Tips for Choosing Curtain Fabrics

Tips for Choosing Curtain Fabrics

ou have tons to think about when deciding on fabric for window treatments. Choosing the correct weight, texture, light-blocking or light-exposing qualities, and the fabric’s durability are just the beginning. If you spend some time considering your options now, when it comes time to look at dozens of fabrics at the store, you’ll have a clearer idea of what will work best for your specific needs.

  • Durability: Over time, the sun can damage all fabrics, but silks are especially prone to sun rot. Some of the window fabrics least prone to sun rot are chintzes, brocades, and cotton canvas.
  • Thread count: Generally speaking, decorator fabrics have a higher thread count than fabrics used for making clothes, so decorator fabrics last a bit longer. Some of these fabrics need to be dry-cleaned; check the fabric bolt tag or cylinder tag.
  • Weave: Plain, twill, satin, or damask weaves are common ones for decorator fabrics. Most printed cottons are plain or twill weave. For example, satin weaves are used to create stripes in some fabrics, and a damask weave is a single-color, patterned weave.
  • Width: Fabric generally comes in two basic widths: 42 to 45 inches and 54 to 60 inches. Always check out the fabric bolt label or tag to determine its width. Home-decorating fabrics compared to fabrics used for clothing are in the wider width. You can also find some decorating fabrics that are 72 to 75 inches wide, 90 inches wide, and even some that measure 105 or 110 inches or wider.

Still not sure what kind of fabric to choose? Here are a few familiar window treatment situations and recommendations for picking the right fabric:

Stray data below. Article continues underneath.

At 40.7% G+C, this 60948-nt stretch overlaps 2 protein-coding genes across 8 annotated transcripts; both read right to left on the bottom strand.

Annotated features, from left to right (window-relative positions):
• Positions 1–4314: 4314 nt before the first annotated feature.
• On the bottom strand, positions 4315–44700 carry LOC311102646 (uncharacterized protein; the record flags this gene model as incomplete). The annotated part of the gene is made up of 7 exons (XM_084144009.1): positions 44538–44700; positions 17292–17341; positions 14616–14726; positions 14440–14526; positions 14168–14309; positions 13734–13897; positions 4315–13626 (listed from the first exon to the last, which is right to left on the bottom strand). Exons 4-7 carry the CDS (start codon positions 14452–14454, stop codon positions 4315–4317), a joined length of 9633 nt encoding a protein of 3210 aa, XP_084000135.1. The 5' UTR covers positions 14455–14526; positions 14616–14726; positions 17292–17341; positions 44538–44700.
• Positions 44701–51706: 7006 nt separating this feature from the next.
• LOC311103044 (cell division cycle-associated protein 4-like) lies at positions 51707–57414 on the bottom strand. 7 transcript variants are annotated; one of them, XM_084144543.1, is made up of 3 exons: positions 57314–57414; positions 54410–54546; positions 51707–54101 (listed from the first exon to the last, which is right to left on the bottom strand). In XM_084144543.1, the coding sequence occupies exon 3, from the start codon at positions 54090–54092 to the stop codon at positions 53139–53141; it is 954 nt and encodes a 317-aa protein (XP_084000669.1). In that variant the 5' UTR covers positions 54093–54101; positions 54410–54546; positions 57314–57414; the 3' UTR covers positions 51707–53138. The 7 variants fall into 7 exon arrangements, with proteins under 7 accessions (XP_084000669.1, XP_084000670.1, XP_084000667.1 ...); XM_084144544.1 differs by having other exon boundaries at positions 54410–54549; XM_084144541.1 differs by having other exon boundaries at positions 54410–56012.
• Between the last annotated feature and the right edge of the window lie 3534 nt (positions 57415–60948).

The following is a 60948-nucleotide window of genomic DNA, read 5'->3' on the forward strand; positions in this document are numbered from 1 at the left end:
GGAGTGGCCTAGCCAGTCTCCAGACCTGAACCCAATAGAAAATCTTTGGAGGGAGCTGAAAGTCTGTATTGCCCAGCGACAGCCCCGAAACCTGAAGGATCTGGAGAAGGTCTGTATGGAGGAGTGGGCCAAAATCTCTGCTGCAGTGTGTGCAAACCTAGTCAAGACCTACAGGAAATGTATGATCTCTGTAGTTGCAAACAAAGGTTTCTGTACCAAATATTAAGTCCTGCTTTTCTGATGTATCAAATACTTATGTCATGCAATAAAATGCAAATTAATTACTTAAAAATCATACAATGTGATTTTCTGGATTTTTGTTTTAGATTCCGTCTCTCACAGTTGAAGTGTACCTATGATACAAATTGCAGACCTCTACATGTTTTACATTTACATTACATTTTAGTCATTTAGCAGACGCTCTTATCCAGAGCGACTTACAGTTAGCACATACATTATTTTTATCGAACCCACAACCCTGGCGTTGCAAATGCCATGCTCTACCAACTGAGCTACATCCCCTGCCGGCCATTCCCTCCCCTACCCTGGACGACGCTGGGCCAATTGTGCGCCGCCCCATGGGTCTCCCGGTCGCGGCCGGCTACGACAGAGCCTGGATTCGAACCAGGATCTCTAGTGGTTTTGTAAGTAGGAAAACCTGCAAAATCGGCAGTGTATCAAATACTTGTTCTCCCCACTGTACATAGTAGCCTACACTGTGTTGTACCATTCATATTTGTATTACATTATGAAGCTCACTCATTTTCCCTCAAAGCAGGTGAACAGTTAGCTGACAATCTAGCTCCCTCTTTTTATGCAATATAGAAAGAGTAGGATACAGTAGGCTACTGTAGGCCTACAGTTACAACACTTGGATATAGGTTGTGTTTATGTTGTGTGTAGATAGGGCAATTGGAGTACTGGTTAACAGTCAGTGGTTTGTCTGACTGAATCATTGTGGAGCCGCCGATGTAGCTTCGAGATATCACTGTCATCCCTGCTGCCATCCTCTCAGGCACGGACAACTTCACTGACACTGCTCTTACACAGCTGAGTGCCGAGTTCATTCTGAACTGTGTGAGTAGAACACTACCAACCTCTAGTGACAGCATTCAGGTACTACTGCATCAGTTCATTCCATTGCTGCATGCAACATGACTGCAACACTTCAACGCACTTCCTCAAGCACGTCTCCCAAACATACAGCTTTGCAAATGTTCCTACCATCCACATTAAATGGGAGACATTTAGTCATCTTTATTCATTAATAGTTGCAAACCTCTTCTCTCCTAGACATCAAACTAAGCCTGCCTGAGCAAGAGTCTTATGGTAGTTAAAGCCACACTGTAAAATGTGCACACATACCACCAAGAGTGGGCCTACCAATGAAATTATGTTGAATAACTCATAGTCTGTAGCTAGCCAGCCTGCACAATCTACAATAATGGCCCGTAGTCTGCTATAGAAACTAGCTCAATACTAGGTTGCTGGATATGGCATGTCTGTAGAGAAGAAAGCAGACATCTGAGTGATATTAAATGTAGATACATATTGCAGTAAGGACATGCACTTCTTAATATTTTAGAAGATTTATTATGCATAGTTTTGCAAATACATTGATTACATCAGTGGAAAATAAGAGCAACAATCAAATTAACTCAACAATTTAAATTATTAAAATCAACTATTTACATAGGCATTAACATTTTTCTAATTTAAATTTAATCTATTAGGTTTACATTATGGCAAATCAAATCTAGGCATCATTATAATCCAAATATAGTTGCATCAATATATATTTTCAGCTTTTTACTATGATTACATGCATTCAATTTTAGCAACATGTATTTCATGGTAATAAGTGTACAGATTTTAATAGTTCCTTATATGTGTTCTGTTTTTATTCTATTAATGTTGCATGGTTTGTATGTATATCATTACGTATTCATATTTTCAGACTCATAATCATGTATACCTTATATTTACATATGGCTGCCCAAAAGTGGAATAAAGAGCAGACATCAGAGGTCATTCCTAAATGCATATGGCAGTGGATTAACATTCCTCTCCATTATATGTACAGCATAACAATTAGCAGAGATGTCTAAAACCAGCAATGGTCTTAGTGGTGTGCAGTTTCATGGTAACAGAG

• A bank of wide, long windows that need plenty of coverage: Fabrics with some heft to them will meet your coverage needs. Make simple floor-to-ceiling panel draperies in a heavier-weight fabric, such as velvet, velveteen, corduroy, or a wool-blend fabric that limit the light. An alternative is to line your draperies with cotton duck.
  • A bank of wide, long windows where not much coverage is needed:A swag and cascade (made out of a nonsheer fabric with great drapability, such as a silk or blended charmeuse) that frames the top and sides of a bank of windows is a perfect treatment to provide some dress-up without much coverage. If you want to use a sheer fabric to diffuse the light, choose panels in gauze, batiste, organza, chiffon, or even lace.
  • A small room with drafty windows: Think about adding a drapery that covers the window entirely. Measure your drapery so that it extends well past the window’s trim molding. Then choose a heavier fabric, such as damask, in a color that matches (or closely matches) the room’s paint color. The window treatment helps block cold air. Matching the fabric with the room’s walls gives the room-enlarging illusion of unbroken wall space.
  • A very low-ceilinged room: Measure your draperies so they extend from the floor to the ceiling and match their color to the wall color. Be sure to install the curtain rod nearly flush with the ceiling. If you want to let in light, choose a fabric whose texture is very light yet crisp, such as voile. If you like coverage, choose a tightly woven cotton. Using a fabric that features vertical stripes is another nice way you can create a feeling of length and height in a low-ceilinged room.
  • A small window, the only source of light in a small kitchen: If you have a small kitchen with only a tiny window, you want to maximize the window as much as possible. Consider adding a simple valance, or if you have the ceiling height, an arched valance in the mediumweight fabric of your choice. For privacy in the evenings, you can add a simple roll-down shade, mounted out of sight under the valance for daytime.
  • Blah-looking windows in a formal dining room that doubles as a study: Balloon valances look great over sheers in dining rooms, and this treatment lets in adequate light for dining, working, or studying while adding a bit of design pizzazz. Choose a fabric with a tight weave and even a bit of stiffness when creating balloon valances (like chintz or taffeta), so they’ll keep their shape.
  • A bathroom window that needs privacy but still needs natural light:Try a heavier voile or plissé, which both give a bit of coverage, yet let in some light. Plissé fabric comes in solids or patterns. Create a simple curtain panel with this fabric, and your problems are solved. When considering plissé, test a sample before pretreating; some plissés lose their texture when washed.

How to Reupholster a Stool